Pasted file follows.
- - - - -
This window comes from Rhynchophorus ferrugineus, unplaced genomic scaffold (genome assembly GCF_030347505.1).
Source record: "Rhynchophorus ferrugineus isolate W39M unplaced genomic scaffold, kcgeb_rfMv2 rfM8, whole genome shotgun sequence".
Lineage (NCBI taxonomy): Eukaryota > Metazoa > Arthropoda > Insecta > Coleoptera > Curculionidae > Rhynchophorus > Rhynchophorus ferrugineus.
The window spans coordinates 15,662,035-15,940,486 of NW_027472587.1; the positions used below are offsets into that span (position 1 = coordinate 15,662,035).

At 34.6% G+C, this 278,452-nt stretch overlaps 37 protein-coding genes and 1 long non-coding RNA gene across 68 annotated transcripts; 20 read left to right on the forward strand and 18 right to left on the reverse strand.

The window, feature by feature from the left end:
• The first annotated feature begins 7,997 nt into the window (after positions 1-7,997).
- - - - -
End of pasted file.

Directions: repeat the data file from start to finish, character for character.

This window comes from Rhynchophorus ferrugineus, unplaced genomic scaffold (genome assembly GCF_030347505.1).
Source record: "Rhynchophorus ferrugineus isolate W39M unplaced genomic scaffold, kcgeb_rfMv2 rfM8, whole genome shotgun sequence".
Lineage (NCBI taxonomy): Eukaryota > Metazoa > Arthropoda > Insecta > Coleoptera > Curculionidae > Rhynchophorus > Rhynchophorus ferrugineus.
The window spans coordinates 15,662,035-15,940,486 of NW_027472587.1; the positions used below are offsets into that span (position 1 = coordinate 15,662,035).

At 34.6% G+C, this 278,452-nt stretch overlaps 37 protein-coding genes and 1 long non-coding RNA gene across 68 annotated transcripts; 20 read left to right on the forward strand and 18 right to left on the reverse strand.

The window, feature by feature from the left end:
• The first annotated feature begins 7,997 nt into the window (after positions 1-7,997).